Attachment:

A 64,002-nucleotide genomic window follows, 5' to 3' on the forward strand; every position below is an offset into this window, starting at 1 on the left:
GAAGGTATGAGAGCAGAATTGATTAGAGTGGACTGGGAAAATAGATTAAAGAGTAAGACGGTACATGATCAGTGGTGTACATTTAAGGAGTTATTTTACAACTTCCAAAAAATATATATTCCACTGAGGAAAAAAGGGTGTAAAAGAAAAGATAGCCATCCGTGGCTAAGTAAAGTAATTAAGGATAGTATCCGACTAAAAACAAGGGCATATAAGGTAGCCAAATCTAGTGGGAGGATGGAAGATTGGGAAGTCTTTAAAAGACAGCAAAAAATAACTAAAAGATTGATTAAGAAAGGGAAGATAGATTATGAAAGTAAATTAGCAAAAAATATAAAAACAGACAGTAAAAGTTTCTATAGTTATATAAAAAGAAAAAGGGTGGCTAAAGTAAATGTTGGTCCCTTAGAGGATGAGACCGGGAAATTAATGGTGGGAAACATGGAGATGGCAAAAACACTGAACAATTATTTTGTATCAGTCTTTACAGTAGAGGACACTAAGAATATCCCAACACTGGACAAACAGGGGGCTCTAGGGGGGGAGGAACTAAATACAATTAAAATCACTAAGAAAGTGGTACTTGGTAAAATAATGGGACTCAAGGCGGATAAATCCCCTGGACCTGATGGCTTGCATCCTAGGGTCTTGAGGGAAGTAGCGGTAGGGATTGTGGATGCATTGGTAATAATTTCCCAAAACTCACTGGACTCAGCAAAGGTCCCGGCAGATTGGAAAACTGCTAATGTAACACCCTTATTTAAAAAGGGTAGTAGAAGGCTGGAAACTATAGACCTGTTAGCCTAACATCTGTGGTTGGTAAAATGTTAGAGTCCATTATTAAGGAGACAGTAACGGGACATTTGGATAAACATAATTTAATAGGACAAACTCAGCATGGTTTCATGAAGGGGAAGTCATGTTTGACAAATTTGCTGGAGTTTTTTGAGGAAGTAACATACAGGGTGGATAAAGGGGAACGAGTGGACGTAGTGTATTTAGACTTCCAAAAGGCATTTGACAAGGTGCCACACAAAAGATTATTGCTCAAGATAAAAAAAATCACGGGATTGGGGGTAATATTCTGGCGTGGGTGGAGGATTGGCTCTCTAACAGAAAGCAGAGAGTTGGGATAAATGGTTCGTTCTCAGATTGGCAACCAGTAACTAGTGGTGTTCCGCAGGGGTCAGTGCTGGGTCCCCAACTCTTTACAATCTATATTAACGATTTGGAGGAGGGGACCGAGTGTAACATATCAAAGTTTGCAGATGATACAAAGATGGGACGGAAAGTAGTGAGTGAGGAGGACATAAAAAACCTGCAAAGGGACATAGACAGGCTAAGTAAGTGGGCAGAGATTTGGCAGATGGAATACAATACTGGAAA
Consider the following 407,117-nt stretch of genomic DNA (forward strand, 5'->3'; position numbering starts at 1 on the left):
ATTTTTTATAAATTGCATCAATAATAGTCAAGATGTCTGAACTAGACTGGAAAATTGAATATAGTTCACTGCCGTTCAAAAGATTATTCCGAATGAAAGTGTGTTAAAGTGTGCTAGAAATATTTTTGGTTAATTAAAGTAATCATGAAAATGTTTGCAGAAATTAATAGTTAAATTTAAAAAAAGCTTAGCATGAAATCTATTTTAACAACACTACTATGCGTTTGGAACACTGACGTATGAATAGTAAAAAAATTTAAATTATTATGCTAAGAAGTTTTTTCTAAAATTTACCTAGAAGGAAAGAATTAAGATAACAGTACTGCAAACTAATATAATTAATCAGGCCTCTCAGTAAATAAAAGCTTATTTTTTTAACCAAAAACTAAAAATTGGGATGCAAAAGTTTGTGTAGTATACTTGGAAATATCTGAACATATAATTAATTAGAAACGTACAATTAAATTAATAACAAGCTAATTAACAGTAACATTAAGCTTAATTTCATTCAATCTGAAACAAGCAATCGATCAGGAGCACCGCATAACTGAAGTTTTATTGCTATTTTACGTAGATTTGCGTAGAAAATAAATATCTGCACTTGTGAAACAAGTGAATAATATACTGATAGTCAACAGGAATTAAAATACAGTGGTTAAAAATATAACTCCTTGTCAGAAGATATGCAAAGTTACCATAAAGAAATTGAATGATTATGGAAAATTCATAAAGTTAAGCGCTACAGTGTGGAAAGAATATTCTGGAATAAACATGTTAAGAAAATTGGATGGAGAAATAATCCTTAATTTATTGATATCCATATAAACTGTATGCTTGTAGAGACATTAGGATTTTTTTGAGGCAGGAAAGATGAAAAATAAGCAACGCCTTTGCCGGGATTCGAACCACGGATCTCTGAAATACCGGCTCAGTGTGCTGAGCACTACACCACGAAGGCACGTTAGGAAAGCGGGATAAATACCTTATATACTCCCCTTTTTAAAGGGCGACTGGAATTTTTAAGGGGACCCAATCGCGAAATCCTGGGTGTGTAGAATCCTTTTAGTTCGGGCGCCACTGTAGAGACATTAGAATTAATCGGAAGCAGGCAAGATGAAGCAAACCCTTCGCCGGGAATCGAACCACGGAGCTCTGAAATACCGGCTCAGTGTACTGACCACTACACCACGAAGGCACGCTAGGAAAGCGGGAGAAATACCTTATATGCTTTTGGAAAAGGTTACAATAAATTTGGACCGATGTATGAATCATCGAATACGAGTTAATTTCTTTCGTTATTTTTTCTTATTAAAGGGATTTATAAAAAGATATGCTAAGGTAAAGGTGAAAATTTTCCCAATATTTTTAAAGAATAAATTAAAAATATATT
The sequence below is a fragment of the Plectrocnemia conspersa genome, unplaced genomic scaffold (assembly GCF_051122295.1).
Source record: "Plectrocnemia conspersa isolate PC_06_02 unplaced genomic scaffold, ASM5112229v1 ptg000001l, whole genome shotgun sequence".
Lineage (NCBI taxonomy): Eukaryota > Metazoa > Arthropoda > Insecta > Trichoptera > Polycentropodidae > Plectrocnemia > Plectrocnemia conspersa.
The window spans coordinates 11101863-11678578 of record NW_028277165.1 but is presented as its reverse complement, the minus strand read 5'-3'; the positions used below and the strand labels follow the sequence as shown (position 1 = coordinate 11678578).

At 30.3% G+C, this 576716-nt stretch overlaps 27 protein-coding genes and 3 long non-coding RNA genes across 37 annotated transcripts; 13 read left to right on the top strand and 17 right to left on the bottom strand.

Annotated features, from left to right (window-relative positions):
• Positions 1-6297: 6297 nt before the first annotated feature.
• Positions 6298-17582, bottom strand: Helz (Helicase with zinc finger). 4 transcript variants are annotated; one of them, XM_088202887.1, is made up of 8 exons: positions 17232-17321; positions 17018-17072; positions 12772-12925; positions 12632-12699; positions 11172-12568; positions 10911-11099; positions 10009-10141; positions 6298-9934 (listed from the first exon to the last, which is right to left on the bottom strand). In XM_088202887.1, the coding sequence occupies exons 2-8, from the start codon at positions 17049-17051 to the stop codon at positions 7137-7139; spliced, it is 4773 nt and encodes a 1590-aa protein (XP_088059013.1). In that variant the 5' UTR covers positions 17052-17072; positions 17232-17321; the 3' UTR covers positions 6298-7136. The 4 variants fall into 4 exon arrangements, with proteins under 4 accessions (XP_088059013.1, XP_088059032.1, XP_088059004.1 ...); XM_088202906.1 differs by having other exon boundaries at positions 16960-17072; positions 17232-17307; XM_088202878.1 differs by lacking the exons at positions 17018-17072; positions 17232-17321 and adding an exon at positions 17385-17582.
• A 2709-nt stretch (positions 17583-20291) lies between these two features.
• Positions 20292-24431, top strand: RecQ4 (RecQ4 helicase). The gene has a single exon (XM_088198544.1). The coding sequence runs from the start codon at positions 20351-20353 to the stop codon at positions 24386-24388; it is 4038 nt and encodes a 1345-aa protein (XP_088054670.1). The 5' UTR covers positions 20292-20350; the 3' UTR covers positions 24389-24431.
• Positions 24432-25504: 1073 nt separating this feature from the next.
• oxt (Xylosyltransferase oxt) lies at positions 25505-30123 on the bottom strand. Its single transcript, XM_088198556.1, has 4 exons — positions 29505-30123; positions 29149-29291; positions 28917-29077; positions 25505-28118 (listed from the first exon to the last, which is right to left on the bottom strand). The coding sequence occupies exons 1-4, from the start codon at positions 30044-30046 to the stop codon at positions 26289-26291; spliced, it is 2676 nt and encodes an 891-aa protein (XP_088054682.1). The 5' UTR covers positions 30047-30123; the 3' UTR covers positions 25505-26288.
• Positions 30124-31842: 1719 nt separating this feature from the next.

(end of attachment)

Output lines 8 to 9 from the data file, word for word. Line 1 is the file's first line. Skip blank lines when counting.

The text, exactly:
The window spans coordinates 11101863-11678578 of record NW_028277165.1 but is presented as its reverse complement, the minus strand read 5'-3'; the positions used below and the strand labels follow the sequence as shown (position 1 = coordinate 11678578).

At 30.3% G+C, this 576716-nt stretch overlaps 27 protein-coding genes and 3 long non-coding RNA genes across 37 annotated transcripts; 13 read left to right on the top strand and 17 right to left on the bottom strand.